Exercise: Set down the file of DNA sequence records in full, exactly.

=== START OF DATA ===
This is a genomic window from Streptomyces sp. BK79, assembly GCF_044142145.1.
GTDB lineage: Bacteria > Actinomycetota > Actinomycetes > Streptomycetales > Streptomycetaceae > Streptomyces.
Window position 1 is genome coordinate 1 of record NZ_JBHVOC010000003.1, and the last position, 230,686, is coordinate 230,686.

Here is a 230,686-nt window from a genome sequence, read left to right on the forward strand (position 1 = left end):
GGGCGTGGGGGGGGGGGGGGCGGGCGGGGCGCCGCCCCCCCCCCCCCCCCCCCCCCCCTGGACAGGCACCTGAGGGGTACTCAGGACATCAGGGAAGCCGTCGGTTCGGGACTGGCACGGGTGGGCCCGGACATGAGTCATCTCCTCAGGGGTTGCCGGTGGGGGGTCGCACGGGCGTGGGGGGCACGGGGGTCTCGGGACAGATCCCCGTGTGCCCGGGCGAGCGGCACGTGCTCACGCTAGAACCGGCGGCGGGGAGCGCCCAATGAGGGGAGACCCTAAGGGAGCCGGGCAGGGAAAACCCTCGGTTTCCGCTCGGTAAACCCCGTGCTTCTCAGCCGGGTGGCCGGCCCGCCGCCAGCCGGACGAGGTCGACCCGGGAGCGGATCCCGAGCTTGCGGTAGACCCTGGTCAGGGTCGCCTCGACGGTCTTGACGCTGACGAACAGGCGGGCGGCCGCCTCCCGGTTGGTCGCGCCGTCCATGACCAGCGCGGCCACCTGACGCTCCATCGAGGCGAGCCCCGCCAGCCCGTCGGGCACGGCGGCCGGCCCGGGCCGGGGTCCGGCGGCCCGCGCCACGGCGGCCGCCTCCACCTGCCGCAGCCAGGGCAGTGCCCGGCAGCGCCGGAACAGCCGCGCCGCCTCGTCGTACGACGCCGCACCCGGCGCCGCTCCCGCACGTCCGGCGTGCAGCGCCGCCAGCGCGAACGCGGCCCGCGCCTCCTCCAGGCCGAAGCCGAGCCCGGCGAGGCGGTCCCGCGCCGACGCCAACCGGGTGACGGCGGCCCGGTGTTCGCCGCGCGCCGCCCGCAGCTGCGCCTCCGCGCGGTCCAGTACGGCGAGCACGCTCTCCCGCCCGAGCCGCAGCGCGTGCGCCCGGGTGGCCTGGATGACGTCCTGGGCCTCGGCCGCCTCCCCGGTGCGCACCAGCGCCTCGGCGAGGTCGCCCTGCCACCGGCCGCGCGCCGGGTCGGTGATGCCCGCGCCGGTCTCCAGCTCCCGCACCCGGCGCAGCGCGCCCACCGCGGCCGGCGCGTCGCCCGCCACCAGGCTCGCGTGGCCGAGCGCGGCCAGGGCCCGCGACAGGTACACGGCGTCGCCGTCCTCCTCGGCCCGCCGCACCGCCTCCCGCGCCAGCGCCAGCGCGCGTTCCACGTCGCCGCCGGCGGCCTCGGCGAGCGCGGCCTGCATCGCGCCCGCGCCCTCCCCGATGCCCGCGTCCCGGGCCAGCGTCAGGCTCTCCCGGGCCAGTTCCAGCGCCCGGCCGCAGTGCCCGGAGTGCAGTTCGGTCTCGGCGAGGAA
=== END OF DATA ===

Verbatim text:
This is a genomic window from Streptomyces sp. BK79, assembly GCF_044142145.1.
GTDB lineage: Bacteria > Actinomycetota > Actinomycetes > Streptomycetales > Streptomycetaceae > Streptomyces.
Window position 1 is genome coordinate 1 of record NZ_JBHVOC010000003.1, and the last position, 230,686, is coordinate 230,686.

Here is a 230,686-nt window from a genome sequence, read left to right on the forward strand (position 1 = left end):
GGGCGTGGGGGGGGGGGGGGCGGGCGGGGCGCCGCCCCCCCCCCCCCCCCCCCCCCCCTGGACAGGCACCTGAGGGGTACTCAGGACATCAGGGAAGCCGTCGGTTCGGGACTGGCACGGGTGGGCCCGGACATGAGTCATCTCCTCAGGGGTTGCCGGTGGGGGGTCGCACGGGCGTGGGGGGCACGGGGGTCTCGGGACAGATCCCCGTGTGCCCGGGCGAGCGGCACGTGCTCACGCTAGAACCGGCGGCGGGGAGCGCCCAATGAGGGGAGACCCTAAGGGAGCCGGGCAGGGAAAACCCTCGGTTTCCGCTCGGTAAACCCCGTGCTTCTCAGCCGGGTGGCCGGCCCGCCGCCAGCCGGACGAGGTCGACCCGGGAGCGGATCCCGAGCTTGCGGTAGACCCTGGTCAGGGTCGCCTCGACGGTCTTGACGCTGACGAACAGGCGGGCGGCCGCCTCCCGGTTGGTCGCGCCGTCCATGACCAGCGCGGCCACCTGACGCTCCATCGAGGCGAGCCCCGCCAGCCCGTCGGGCACGGCGGCCGGCCCGGGCCGGGGTCCGGCGGCCCGCGCCACGGCGGCCGCCTCCACCTGCCGCAGCCAGGGCAGTGCCCGGCAGCGCCGGAACAGCCGCGCCGCCTCGTCGTACGACGCCGCACCCGGCGCCGCTCCCGCACGTCCGGCGTGCAGCGCCGCCAGCGCGAACGCGGCCCGCGCCTCCTCCAGGCCGAAGCCGAGCCCGGCGAGGCGGTCCCGCGCCGACGCCAACCGGGTGACGGCGGCCCGGTGTTCGCCGCGCGCCGCCCGCAGCTGCGCCTCCGCGCGGTCCAGTACGGCGAGCACGCTCTCCCGCCCGAGCCGCAGCGCGTGCGCCCGGGTGGCCTGGATGACGTCCTGGGCCTCGGCCGCCTCCCCGGTGCGCACCAGCGCCTCGGCGAGGTCGCCCTGCCACCGGCCGCGCGCCGGGTCGGTGATGCCCGCGCCGGTCTCCAGCTCCCGCACCCGGCGCAGCGCGCCCACCGCGGCCGGCGCGTCGCCCGCCACCAGGCTCGCGTGGCCGAGCGCGGCCAGGGCCCGCGACAGGTACACGGCGTCGCCGTCCTCCTCGGCCCGCCGCACCGCCTCCCGCGCCAGCGCCAGCGCGCGTTCCACGTCGCCGCCGGCGGCCTCGGCGAGCGCGGCCTGCATCGCGCCCGCGCCCTCCCCGATGCCCGCGTCCCGGGCCAGCGTCAGGCTCTCCCGGGCCAGTTCCAGCGCCCGGCCGCAGTGCCCGGAGTGCAGTTCGGTCTCGGCGAGGAA